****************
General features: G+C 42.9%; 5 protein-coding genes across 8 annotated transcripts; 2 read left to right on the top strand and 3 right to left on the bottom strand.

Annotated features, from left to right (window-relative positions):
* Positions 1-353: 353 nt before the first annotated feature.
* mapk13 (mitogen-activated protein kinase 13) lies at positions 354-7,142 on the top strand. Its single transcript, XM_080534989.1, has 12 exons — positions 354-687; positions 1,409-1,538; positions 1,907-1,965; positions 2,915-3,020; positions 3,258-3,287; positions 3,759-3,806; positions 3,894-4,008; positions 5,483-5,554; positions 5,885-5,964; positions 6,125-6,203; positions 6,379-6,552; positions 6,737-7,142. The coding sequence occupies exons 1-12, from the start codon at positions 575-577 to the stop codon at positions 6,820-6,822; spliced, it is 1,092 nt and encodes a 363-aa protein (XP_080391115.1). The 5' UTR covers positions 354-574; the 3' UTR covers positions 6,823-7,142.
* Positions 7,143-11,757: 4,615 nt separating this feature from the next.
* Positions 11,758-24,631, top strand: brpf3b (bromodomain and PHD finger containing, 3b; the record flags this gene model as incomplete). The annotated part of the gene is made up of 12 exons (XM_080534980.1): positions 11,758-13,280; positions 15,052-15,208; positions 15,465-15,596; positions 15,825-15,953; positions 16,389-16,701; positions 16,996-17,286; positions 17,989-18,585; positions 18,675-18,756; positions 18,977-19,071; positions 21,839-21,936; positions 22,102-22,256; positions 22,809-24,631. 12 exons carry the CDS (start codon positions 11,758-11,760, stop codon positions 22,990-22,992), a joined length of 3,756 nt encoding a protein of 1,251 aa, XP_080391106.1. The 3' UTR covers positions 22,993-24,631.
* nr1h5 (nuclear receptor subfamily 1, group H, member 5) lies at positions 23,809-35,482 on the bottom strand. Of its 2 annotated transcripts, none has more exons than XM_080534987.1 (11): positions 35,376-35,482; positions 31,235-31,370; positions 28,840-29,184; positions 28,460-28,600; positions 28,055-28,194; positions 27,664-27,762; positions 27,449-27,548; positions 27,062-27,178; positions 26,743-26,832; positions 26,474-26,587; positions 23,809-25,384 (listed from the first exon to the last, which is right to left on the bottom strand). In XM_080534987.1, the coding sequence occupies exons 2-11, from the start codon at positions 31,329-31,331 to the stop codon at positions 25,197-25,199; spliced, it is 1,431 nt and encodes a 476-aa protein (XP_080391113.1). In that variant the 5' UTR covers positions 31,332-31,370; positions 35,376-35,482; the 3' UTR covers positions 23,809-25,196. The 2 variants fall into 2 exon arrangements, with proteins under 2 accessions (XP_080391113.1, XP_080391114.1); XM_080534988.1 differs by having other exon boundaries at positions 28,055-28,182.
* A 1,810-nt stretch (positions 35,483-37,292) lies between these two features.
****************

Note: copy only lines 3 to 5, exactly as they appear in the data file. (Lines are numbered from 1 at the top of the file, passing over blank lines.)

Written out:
* Positions 1-353: 353 nt before the first annotated feature.
* mapk13 (mitogen-activated protein kinase 13) lies at positions 354-7,142 on the top strand. Its single transcript, XM_080534989.1, has 12 exons — positions 354-687; positions 1,409-1,538; positions 1,907-1,965; positions 2,915-3,020; positions 3,258-3,287; positions 3,759-3,806; positions 3,894-4,008; positions 5,483-5,554; positions 5,885-5,964; positions 6,125-6,203; positions 6,379-6,552; positions 6,737-7,142. The coding sequence occupies exons 1-12, from the start codon at positions 575-577 to the stop codon at positions 6,820-6,822; spliced, it is 1,092 nt and encodes a 363-aa protein (XP_080391115.1). The 5' UTR covers positions 354-574; the 3' UTR covers positions 6,823-7,142.
* Positions 7,143-11,757: 4,615 nt separating this feature from the next.